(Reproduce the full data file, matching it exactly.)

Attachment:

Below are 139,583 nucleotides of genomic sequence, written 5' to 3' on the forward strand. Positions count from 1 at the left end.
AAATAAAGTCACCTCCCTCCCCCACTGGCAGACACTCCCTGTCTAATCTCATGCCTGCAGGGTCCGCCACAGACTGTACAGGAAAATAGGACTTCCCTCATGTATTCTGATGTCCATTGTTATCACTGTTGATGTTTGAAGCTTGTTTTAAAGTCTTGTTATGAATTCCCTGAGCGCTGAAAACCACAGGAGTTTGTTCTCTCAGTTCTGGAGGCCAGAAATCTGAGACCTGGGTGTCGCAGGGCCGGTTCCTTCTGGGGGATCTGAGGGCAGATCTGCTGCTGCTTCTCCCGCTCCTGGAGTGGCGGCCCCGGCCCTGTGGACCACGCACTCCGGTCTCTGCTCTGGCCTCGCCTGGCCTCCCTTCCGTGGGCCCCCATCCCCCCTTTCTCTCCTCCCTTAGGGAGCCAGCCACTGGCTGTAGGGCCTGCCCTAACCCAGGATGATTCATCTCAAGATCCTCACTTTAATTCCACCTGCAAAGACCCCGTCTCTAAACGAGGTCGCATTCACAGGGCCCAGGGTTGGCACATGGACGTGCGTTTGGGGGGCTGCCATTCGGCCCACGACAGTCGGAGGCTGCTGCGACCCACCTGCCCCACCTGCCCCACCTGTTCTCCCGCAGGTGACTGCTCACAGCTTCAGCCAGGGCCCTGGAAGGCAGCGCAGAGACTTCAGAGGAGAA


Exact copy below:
Below are 139,583 nucleotides of genomic sequence, written 5' to 3' on the forward strand. Positions count from 1 at the left end.
AAATAAAGTCACCTCCCTCCCCCACTGGCAGACACTCCCTGTCTAATCTCATGCCTGCAGGGTCCGCCACAGACTGTACAGGAAAATAGGACTTCCCTCATGTATTCTGATGTCCATTGTTATCACTGTTGATGTTTGAAGCTTGTTTTAAAGTCTTGTTATGAATTCCCTGAGCGCTGAAAACCACAGGAGTTTGTTCTCTCAGTTCTGGAGGCCAGAAATCTGAGACCTGGGTGTCGCAGGGCCGGTTCCTTCTGGGGGATCTGAGGGCAGATCTGCTGCTGCTTCTCCCGCTCCTGGAGTGGCGGCCCCGGCCCTGTGGACCACGCACTCCGGTCTCTGCTCTGGCCTCGCCTGGCCTCCCTTCCGTGGGCCCCCATCCCCCCTTTCTCTCCTCCCTTAGGGAGCCAGCCACTGGCTGTAGGGCCTGCCCTAACCCAGGATGATTCATCTCAAGATCCTCACTTTAATTCCACCTGCAAAGACCCCGTCTCTAAACGAGGTCGCATTCACAGGGCCCAGGGTTGGCACATGGACGTGCGTTTGGGGGGCTGCCATTCGGCCCACGACAGTCGGAGGCTGCTGCGACCCACCTGCCCCACCTGCCCCACCTGTTCTCCCGCAGGTGACTGCTCACAGCTTCAGCCAGGGCCCTGGAAGGCAGCGCAGAGACTTCAGAGGAGAA